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Leadership communication matters—here’s how to nail it

Leadership communication: looking through the lens of research

Why do employees quit? Is it because their tasks and responsibilities don’t live up to their expectations? Or because they’re surrounded by gossipy or unsupportive coworkers? Or is it because the coffee in the break room is really that bad?

Sure, all of those things play a part in why employees decide to hit the road (cough, especially the bitter coffee).

But here’s the main reason why good employees leave: to get away from their managers.

Not convinced? Take a look at these critical leadership statistics:

  • 57% of employees have quit because of their boss (1)
  • 91% of employees say poor communication can hurt their relationship with their boss. (2)
  • 86% of employees and executives deem lack of collaboration or ineffective communication as the reason for workplace failures. (3)
  • Managers account for at least 70% of variance in employee engagement scores. (4)
  • Three in four employees see effective communication as the number one leadership attribute. (5)
  • Only one in three employees feel their leaders communicate efficiently. (6)
  • Half of employees don’t know what’s expected of them at work (7)
  • 57% of employees said a lack of clear directions is a problem for them (8)
  • 40% of workers say they’d put more energy into their work if they were recognized more often (9)
  • 63% of employees feel like they don’t get enough praise on the job. (10)
  • 96% of employees say that receiving feedback regularly is a good thing. (11)
  • 31% of employees wish their manager communicated with them more frequently (12)
  • 23% of employees think it’s a problem that their managers don’t ask about their lives outside of work. (13)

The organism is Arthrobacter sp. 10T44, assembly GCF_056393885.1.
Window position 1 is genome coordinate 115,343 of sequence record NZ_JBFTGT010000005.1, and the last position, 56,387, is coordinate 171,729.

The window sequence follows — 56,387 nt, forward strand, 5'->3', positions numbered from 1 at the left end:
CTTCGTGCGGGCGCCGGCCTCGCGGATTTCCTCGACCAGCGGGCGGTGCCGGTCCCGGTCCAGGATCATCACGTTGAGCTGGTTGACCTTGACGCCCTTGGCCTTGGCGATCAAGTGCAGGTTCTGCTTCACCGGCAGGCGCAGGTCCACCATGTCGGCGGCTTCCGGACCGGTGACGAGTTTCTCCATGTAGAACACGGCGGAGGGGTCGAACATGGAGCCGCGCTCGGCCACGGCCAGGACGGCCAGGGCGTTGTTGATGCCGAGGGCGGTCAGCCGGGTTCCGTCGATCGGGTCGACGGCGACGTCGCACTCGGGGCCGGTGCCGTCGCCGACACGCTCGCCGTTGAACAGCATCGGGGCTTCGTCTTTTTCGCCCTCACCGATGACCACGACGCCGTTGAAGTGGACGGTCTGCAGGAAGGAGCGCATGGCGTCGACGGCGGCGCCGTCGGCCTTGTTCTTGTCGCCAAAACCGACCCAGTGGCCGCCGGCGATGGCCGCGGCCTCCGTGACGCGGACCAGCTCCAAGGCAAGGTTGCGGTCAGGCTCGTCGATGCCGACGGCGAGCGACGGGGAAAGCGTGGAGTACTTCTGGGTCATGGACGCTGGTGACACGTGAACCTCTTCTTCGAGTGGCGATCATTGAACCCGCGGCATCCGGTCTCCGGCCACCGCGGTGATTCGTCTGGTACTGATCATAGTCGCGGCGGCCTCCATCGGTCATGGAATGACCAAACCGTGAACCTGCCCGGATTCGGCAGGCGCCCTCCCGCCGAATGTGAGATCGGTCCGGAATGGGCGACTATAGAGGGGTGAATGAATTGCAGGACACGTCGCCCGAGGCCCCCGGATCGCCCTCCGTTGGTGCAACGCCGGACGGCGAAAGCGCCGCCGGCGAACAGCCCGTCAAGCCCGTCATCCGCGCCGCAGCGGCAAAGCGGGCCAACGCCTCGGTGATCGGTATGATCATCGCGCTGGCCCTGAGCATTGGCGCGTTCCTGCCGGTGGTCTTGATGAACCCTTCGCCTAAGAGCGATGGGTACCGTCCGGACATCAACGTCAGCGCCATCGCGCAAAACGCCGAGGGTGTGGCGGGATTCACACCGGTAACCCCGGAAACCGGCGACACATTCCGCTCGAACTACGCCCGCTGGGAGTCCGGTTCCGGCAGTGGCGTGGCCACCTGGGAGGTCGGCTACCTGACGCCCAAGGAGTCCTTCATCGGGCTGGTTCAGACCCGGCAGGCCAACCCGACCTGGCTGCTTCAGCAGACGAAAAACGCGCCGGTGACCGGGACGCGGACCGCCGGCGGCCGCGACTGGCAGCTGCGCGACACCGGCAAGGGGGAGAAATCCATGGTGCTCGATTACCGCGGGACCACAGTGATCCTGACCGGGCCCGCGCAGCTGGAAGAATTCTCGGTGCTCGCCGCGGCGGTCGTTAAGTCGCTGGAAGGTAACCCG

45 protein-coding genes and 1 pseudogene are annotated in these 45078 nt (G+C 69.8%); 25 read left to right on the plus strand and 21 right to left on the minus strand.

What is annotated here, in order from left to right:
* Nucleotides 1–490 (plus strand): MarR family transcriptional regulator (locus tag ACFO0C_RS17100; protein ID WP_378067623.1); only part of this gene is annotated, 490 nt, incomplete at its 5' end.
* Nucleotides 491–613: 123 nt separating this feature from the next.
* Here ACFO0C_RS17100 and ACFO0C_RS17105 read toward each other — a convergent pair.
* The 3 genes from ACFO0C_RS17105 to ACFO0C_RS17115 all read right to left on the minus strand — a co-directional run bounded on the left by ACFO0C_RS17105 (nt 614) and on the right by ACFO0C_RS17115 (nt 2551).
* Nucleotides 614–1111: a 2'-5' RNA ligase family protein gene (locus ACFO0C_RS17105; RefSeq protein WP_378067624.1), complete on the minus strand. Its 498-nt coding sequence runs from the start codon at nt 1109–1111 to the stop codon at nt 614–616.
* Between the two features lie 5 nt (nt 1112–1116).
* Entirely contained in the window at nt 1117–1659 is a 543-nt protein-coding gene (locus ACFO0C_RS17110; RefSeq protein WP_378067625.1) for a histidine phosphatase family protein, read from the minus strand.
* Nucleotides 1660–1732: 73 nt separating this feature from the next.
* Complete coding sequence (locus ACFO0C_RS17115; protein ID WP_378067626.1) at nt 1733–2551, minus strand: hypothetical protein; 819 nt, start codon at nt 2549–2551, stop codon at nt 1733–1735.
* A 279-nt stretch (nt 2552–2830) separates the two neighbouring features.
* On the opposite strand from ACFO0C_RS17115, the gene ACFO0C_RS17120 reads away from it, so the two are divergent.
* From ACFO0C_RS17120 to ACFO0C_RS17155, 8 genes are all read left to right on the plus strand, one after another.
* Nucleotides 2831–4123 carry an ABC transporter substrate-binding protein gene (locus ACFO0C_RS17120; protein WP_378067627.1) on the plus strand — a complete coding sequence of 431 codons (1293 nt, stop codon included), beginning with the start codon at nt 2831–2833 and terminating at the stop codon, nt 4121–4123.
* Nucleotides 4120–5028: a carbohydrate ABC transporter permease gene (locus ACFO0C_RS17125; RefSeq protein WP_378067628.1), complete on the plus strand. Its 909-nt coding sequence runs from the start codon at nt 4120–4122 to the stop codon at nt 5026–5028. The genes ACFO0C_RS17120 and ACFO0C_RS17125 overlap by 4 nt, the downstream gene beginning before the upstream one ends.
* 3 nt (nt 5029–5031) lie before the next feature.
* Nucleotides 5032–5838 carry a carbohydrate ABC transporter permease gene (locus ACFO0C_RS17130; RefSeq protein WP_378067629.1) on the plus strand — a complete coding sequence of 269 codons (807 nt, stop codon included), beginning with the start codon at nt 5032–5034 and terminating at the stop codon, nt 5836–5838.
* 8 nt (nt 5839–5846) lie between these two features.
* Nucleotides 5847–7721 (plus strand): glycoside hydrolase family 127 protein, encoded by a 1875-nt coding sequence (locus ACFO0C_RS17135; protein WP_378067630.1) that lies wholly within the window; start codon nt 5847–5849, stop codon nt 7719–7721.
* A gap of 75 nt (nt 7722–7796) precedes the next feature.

• 34% of workers think their companies don’t listen to their ideas to improve the business (14)
  • Only 42% of employees say they trust their boss (15)

Yikes. That’s right—a staggering 57% of employees have quit because of their boss. 

There’s a lot that goes into being a successful manager, but your leadership communication is a huge piece of the puzzle. 91% of employees say poor communication can hurt their relationship with their boss.

If effective communication was easy, everybody would knock it out of the park. Needless to say, it can be challenging at best. Let’s dig into why leadership communication matters and how you can do it right. 

Why is leadership communication important?

The proof is in the pudding, and there’s no better way to emphasize the importance of leadership communication than with cold, hard facts. Here are some compelling statistics that highlight why successful communication and reliable leadership is non-negotiable: 

  • A study by Fierce revealed that 86% of employees and executives deem lack of collaboration or ineffective communication as the reason for workplace failures.

  • Research from Gallup shows that managers account for at least 70% of variance in employee engagement scores.

  • Three in four employees see effective communication as the number one leadership attribute. 

This means that when leaders communicate effectively, they can reap the following benefits: 

  • Better results and performance
  • Increased productivity and output
  • Improved alignment around goals and responsibilities 
  • Higher employee motivation and engagement
  • More positive and supportive team culture
  • Trusting and beneficial relationships with direct reports

Sound too good to be true? We promise it’s not. 

10 tips to improve your leadership communication

The benefits of leadership communication are obvious, yet only one in three employees feel their leaders communicate efficiently. 

You don’t want to be part of that statistic, which is why we’ve pulled together these 10 important strategies for improving your communication as a leader. 

1. Ensure transparency by over-communicating.

Relevant F4S motivation: Shared responsibility 

As a manager, you’re privy to a lot of company data and high-level conversations that employees don’t have access to. Unfortunately, it’s way too easy to forget that your direct reports don’t share your same visibility.

As their leader, it’s your responsibility to equip them with the transparency they need—especially when it comes to broader business objectives. Research from Gartner found that only 47% of employees reported understanding the business goals of their organization, which is proof that managers aren’t doing a great job of connecting the dots.

How do you improve transparency? You can start by:

  • Providing a quick recap of what was discussed in leadership meetings (without revealing sensitive information or details that should remain confidential)

  • Connecting your team’s projects and individual tasks to the bigger picture by explaining how those feed larger company undertakings